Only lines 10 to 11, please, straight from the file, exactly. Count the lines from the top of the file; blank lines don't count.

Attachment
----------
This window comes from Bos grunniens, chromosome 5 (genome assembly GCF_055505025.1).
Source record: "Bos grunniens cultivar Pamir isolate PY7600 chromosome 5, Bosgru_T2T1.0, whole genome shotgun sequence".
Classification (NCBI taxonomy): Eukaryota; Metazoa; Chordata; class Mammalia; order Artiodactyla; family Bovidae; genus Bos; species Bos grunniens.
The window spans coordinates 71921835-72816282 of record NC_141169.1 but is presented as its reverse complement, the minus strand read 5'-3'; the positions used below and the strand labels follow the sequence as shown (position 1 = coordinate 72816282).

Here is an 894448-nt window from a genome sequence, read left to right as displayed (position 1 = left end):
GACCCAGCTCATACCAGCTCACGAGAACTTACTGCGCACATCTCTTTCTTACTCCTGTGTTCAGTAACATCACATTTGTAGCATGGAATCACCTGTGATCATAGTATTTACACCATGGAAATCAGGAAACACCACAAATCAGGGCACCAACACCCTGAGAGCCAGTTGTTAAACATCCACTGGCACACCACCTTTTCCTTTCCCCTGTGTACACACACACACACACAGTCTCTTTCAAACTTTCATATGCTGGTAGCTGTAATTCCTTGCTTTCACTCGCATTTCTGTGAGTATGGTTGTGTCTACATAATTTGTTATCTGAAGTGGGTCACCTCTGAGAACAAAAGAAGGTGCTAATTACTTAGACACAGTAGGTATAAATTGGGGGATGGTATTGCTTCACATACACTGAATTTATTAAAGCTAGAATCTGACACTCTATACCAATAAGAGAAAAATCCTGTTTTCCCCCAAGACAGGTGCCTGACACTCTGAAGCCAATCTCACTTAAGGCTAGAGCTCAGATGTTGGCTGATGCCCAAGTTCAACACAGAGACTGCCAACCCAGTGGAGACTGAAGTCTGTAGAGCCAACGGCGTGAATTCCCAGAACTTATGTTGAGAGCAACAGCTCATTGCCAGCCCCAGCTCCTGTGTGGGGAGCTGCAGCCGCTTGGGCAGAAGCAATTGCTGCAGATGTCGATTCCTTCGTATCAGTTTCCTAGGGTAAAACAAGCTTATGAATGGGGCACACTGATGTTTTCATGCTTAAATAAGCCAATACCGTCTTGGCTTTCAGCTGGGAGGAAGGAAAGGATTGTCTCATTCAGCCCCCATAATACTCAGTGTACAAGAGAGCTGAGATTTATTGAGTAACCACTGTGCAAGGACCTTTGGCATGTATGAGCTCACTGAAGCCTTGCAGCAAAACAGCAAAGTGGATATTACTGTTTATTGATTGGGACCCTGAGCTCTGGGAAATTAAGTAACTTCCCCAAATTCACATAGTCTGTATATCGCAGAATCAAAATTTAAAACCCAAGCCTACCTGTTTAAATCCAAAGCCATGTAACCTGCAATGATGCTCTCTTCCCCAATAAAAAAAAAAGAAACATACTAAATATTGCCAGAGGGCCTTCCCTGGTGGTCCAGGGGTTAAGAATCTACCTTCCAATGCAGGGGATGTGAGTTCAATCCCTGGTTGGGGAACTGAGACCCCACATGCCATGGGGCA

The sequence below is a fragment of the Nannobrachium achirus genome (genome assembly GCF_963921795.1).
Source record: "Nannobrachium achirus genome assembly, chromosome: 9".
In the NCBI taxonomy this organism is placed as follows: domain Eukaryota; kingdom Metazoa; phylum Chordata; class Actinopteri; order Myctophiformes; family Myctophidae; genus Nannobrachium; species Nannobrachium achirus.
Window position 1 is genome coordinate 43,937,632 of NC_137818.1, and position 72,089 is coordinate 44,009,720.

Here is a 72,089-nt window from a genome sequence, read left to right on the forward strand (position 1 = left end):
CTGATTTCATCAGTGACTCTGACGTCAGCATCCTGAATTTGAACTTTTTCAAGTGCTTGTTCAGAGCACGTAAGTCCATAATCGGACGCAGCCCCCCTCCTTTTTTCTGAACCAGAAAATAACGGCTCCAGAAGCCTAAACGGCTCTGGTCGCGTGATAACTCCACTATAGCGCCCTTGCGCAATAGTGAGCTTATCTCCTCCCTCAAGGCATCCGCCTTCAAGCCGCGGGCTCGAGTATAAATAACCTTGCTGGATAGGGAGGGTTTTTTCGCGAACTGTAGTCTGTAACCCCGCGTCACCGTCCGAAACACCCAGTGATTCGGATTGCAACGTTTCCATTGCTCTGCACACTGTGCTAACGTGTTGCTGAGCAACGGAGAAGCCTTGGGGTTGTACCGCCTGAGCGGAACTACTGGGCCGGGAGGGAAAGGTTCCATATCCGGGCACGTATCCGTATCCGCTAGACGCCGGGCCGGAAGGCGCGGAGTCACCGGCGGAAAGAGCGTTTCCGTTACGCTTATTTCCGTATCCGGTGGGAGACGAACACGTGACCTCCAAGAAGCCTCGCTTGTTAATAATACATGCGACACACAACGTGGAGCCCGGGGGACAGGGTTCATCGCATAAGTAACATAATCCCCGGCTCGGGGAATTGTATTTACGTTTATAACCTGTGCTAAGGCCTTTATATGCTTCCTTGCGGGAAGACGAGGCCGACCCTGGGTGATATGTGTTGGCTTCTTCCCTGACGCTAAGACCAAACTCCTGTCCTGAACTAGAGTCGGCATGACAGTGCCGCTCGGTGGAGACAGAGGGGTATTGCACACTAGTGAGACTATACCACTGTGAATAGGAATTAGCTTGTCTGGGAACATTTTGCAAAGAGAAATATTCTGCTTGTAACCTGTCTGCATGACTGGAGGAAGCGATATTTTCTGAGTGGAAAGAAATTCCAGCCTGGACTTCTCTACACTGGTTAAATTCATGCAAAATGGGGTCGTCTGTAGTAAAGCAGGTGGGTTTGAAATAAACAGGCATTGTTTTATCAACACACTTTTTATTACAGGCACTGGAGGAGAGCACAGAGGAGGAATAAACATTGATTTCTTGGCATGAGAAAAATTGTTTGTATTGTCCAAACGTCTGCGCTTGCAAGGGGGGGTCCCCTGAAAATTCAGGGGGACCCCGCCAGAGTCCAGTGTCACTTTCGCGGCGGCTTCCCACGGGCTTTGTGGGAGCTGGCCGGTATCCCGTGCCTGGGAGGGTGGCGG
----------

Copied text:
Window position 1 is genome coordinate 43,937,632 of NC_137818.1, and position 72,089 is coordinate 44,009,720.

Here is a 72,089-nt window from a genome sequence, read left to right on the forward strand (position 1 = left end):